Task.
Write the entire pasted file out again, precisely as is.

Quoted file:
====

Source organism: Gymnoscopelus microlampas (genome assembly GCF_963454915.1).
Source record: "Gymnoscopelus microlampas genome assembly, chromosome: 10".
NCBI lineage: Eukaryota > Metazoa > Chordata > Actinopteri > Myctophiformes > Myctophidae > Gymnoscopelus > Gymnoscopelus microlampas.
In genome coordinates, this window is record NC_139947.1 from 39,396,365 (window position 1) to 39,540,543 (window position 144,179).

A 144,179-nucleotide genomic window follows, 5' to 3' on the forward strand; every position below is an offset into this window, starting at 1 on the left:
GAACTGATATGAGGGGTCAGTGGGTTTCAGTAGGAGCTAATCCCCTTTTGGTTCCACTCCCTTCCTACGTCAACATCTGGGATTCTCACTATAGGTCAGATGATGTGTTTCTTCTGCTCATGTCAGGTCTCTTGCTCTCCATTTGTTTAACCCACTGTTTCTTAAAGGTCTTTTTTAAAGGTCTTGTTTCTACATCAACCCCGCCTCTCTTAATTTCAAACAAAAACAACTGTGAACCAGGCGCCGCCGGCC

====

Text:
Source organism: Gymnoscopelus microlampas (genome assembly GCF_963454915.1).
Source record: "Gymnoscopelus microlampas genome assembly, chromosome: 10".
NCBI lineage: Eukaryota > Metazoa > Chordata > Actinopteri > Myctophiformes > Myctophidae > Gymnoscopelus > Gymnoscopelus microlampas.
In genome coordinates, this window is record NC_139947.1 from 39,396,365 (window position 1) to 39,540,543 (window position 144,179).

A 144,179-nucleotide genomic window follows, 5' to 3' on the forward strand; every position below is an offset into this window, starting at 1 on the left:
GAACTGATATGAGGGGTCAGTGGGTTTCAGTAGGAGCTAATCCCCTTTTGGTTCCACTCCCTTCCTACGTCAACATCTGGGATTCTCACTATAGGTCAGATGATGTGTTTCTTCTGCTCATGTCAGGTCTCTTGCTCTCCATTTGTTTAACCCACTGTTTCTTAAAGGTCTTTTTTAAAGGTCTTGTTTCTACATCAACCCCGCCTCTCTTAATTTCAAACAAAAACAACTGTGAACCAGGCGCCGCCGGCC